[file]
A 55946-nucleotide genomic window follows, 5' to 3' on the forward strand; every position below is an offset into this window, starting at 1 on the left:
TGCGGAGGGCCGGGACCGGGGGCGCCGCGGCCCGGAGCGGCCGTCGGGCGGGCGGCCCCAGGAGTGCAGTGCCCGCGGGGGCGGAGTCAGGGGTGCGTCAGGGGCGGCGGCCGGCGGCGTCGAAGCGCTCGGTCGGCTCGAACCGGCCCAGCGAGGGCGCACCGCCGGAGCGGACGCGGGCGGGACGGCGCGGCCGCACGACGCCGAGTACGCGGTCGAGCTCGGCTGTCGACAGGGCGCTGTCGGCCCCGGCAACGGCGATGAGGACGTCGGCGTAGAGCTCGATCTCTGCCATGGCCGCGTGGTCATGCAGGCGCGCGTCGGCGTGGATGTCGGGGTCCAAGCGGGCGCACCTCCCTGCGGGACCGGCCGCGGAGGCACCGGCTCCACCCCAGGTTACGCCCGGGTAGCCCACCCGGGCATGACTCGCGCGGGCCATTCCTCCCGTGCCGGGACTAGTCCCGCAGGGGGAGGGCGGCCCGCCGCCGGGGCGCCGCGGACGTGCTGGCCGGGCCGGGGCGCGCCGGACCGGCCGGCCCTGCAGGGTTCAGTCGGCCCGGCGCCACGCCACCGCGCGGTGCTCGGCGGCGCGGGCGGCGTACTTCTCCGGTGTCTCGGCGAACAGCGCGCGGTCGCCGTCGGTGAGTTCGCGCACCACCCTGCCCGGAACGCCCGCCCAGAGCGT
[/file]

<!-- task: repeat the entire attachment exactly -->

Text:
A 55946-nucleotide genomic window follows, 5' to 3' on the forward strand; every position below is an offset into this window, starting at 1 on the left:
TGCGGAGGGCCGGGACCGGGGGCGCCGCGGCCCGGAGCGGCCGTCGGGCGGGCGGCCCCAGGAGTGCAGTGCCCGCGGGGGCGGAGTCAGGGGTGCGTCAGGGGCGGCGGCCGGCGGCGTCGAAGCGCTCGGTCGGCTCGAACCGGCCCAGCGAGGGCGCACCGCCGGAGCGGACGCGGGCGGGACGGCGCGGCCGCACGACGCCGAGTACGCGGTCGAGCTCGGCTGTCGACAGGGCGCTGTCGGCCCCGGCAACGGCGATGAGGACGTCGGCGTAGAGCTCGATCTCTGCCATGGCCGCGTGGTCATGCAGGCGCGCGTCGGCGTGGATGTCGGGGTCCAAGCGGGCGCACCTCCCTGCGGGACCGGCCGCGGAGGCACCGGCTCCACCCCAGGTTACGCCCGGGTAGCCCACCCGGGCATGACTCGCGCGGGCCATTCCTCCCGTGCCGGGACTAGTCCCGCAGGGGGAGGGCGGCCCGCCGCCGGGGCGCCGCGGACGTGCTGGCCGGGCCGGGGCGCGCCGGACCGGCCGGCCCTGCAGGGTTCAGTCGGCCCGGCGCCACGCCACCGCGCGGTGCTCGGCGGCGCGGGCGGCGTACTTCTCCGGTGTCTCGGCGAACAGCGCGCGGTCGCCGTCGGTGAGTTCGCGCACCACCCTGCCCGGAACGCCCGCCCAGAGCGT